A questionnaire, the validity and reliability of which had been tested earlier and found to be satisfactory (Garmy et al., 2012a), was distributed to the children and adolescents at the time of the health visit. It comprised 11 questions concerning the presence of a television set in the bedroom (yes/no), the time spent each day watching television, the time spent sitting at a computer (hours and minutes in both cases), the pupil's enjoyment of school (very much, fairly well, not much at all), tiredness at school (never, seldom, often, every day), difficulties in getting up (never, seldom, often, every morning), and length of sleep (hours and minutes). Gender and year of birth were also registered. All the continuous variables in the questionnaire (bedtime, time for getting ready for bed, length of sleep on weekdays and at weekends, and time spent watching television or at the computer) showed reasonable to excellent test–retest agreement, 63.8–90.4% (Garmy et al., 2012a). The kappa values for having a television in the bedroom, difficulty in falling asleep, tiredness at school, difficulty in waking up, and enjoyment at school showed reasonable to excellent agreement (Altman, 1991). Three aspects of the validity of the questionnaire were examined: its face validity, content validity, and construct validity (Garmy et al., 2012a).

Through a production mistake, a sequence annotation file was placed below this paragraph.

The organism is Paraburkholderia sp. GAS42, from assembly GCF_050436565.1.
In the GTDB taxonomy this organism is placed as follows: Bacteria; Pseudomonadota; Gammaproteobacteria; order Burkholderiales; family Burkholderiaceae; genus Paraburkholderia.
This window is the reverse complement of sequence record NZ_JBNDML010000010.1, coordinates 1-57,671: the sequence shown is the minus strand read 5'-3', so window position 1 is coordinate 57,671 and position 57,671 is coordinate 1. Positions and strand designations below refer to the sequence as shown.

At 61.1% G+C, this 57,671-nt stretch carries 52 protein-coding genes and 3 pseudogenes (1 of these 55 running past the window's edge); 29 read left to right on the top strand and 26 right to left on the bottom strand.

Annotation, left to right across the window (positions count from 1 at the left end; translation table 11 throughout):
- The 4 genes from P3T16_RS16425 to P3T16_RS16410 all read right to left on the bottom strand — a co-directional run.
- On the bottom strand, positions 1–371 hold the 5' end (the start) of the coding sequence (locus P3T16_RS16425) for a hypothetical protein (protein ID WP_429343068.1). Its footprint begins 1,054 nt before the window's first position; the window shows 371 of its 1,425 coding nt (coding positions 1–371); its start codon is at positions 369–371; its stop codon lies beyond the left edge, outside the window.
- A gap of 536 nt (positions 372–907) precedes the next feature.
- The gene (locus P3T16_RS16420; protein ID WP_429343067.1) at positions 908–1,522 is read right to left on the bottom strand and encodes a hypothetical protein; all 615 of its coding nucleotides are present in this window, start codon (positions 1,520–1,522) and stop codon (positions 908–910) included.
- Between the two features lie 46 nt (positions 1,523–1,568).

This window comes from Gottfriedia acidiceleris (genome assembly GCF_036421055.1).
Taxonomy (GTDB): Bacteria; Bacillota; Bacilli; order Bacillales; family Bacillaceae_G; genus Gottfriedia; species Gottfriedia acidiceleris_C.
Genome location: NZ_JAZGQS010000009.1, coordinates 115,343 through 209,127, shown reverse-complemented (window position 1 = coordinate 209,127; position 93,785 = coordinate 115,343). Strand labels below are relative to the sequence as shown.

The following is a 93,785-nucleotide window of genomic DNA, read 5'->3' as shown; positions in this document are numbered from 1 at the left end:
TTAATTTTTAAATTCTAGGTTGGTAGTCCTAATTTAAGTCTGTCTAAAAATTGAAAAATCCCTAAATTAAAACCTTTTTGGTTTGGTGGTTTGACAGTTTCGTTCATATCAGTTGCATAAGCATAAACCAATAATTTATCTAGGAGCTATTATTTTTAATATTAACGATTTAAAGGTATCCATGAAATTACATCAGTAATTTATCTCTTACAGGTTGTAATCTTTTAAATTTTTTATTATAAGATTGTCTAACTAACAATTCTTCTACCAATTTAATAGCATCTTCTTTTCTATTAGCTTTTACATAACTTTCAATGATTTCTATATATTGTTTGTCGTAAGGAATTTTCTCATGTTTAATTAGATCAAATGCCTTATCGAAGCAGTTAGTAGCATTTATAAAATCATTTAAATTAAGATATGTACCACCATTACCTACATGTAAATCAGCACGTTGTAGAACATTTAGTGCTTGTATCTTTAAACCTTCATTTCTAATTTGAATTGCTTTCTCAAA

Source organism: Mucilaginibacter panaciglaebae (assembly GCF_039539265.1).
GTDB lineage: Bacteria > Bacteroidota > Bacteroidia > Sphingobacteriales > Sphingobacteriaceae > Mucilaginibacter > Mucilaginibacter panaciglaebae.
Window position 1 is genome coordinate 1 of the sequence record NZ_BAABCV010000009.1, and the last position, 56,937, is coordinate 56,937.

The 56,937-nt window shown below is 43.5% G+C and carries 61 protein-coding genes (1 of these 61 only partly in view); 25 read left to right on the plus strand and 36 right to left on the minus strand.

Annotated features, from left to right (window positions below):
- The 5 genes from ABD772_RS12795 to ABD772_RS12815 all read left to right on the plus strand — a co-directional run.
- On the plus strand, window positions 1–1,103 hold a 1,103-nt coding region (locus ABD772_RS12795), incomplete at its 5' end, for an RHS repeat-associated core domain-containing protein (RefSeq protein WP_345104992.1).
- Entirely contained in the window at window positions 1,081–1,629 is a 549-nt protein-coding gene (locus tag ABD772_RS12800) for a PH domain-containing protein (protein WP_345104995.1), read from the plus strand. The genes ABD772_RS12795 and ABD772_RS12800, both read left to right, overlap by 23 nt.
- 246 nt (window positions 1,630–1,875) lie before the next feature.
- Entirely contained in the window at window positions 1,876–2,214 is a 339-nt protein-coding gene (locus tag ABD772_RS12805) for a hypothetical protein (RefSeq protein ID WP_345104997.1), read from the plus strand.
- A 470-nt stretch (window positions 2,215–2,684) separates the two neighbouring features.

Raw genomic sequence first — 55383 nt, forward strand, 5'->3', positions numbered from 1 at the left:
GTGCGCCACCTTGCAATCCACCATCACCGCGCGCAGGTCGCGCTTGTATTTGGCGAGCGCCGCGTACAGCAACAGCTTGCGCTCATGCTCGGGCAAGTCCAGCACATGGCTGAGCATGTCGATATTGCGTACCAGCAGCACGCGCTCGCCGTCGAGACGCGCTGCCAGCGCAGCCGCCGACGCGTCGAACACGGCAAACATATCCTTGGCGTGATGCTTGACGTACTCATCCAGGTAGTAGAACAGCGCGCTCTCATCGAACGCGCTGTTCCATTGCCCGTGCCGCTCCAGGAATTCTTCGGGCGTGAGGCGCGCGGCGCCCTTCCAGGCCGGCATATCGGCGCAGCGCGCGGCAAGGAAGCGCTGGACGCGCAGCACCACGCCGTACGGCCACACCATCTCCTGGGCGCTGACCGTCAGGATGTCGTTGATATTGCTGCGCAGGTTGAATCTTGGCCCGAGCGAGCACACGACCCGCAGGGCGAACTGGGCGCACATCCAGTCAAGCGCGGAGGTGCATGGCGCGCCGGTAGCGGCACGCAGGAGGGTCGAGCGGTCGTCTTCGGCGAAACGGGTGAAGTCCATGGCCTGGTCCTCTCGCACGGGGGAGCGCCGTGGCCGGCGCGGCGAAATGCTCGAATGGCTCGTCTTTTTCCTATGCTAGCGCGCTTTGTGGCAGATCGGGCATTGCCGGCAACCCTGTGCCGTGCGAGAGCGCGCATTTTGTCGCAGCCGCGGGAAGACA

The school nurses were informed, both in writing and orally, that they should be sensitive in their approach and not try to persuade any of the potential respondents to participate, leaving the matter entirely up to the respondents themselves. The respondents and their parents were informed that participation was voluntary. Those who participated gave their informed consent. They were also informed that there were no right or wrong answers. The study obtained the approval of the administrative head and the chief physician of the schools involved. It was also approved by the Advisory Committee on Research Ethics in Health Education (VEN 34-09) at Lund University.
The school nurses involved (n = 32) were asked to distribute the questionnaire to the children and adolescents at the time of the regular school health visit, and to weigh the pupils and measure their height. In the case of the youngest children, aged 6 and 7, the questionnaires were filled out by the parents, whereas in each of the other classes they were filled out by the pupils themselves. The potential study population consisted of a total of 4692 pupils, although the questionnaires were in fact distributed to 3011 pupils (64.9% of those theoretically available). There were 569 participating pupils from the primary and grade 1 classes, 635 from grade 4, 782 from grade 8 and 1025 from grade 10. Girls comprised 49.7% of the cohort. The reasons for the questionnaires not being distributed to some pupils were: (i) not all the pupils attended the healthcare visit that was offered; (ii) the school nurse did not have enough time necessary to offer the pupils a health visit; (iii) some school nurses forgot to offer the questionnaire as a result of a lack of time. Of those given the opportunity to complete the questionnaire, only 1.3% declined. Weight and height measurements were available for 2891 (95.9%) of the pupils who participated.